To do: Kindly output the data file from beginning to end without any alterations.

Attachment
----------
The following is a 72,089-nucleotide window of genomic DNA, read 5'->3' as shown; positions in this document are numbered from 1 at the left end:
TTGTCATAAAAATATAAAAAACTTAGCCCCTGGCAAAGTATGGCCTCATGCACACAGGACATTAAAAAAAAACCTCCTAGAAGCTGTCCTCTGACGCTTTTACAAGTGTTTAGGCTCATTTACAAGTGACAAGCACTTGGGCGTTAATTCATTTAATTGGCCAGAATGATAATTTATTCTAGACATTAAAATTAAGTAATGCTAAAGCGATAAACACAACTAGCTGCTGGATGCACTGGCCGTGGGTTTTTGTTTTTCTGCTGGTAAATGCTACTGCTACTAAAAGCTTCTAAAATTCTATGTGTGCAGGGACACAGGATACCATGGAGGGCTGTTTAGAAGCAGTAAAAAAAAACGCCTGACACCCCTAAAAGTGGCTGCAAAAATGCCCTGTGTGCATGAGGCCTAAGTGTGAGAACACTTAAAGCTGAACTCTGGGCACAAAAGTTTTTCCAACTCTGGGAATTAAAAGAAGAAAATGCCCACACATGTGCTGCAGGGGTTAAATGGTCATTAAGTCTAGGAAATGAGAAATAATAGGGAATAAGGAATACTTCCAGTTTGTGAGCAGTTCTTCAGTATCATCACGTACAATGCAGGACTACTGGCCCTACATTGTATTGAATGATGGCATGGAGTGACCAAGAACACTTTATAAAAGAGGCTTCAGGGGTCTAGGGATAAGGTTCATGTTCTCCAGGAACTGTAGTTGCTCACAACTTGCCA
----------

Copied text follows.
The following is a 72,089-nucleotide window of genomic DNA, read 5'->3' as shown; positions in this document are numbered from 1 at the left end:
TTGTCATAAAAATATAAAAAACTTAGCCCCTGGCAAAGTATGGCCTCATGCACACAGGACATTAAAAAAAAACCTCCTAGAAGCTGTCCTCTGACGCTTTTACAAGTGTTTAGGCTCATTTACAAGTGACAAGCACTTGGGCGTTAATTCATTTAATTGGCCAGAATGATAATTTATTCTAGACATTAAAATTAAGTAATGCTAAAGCGATAAACACAACTAGCTGCTGGATGCACTGGCCGTGGGTTTTTGTTTTTCTGCTGGTAAATGCTACTGCTACTAAAAGCTTCTAAAATTCTATGTGTGCAGGGACACAGGATACCATGGAGGGCTGTTTAGAAGCAGTAAAAAAAAACGCCTGACACCCCTAAAAGTGGCTGCAAAAATGCCCTGTGTGCATGAGGCCTAAGTGTGAGAACACTTAAAGCTGAACTCTGGGCACAAAAGTTTTTCCAACTCTGGGAATTAAAAGAAGAAAATGCCCACACATGTGCTGCAGGGGTTAAATGGTCATTAAGTCTAGGAAATGAGAAATAATAGGGAATAAGGAATACTTCCAGTTTGTGAGCAGTTCTTCAGTATCATCACGTACAATGCAGGACTACTGGCCCTACATTGTATTGAATGATGGCATGGAGTGACCAAGAACACTTTATAAAAGAGGCTTCAGGGGTCTAGGGATAAGGTTCATGTTCTCCAGGAACTGTAGTTGCTCACAACTTGCCA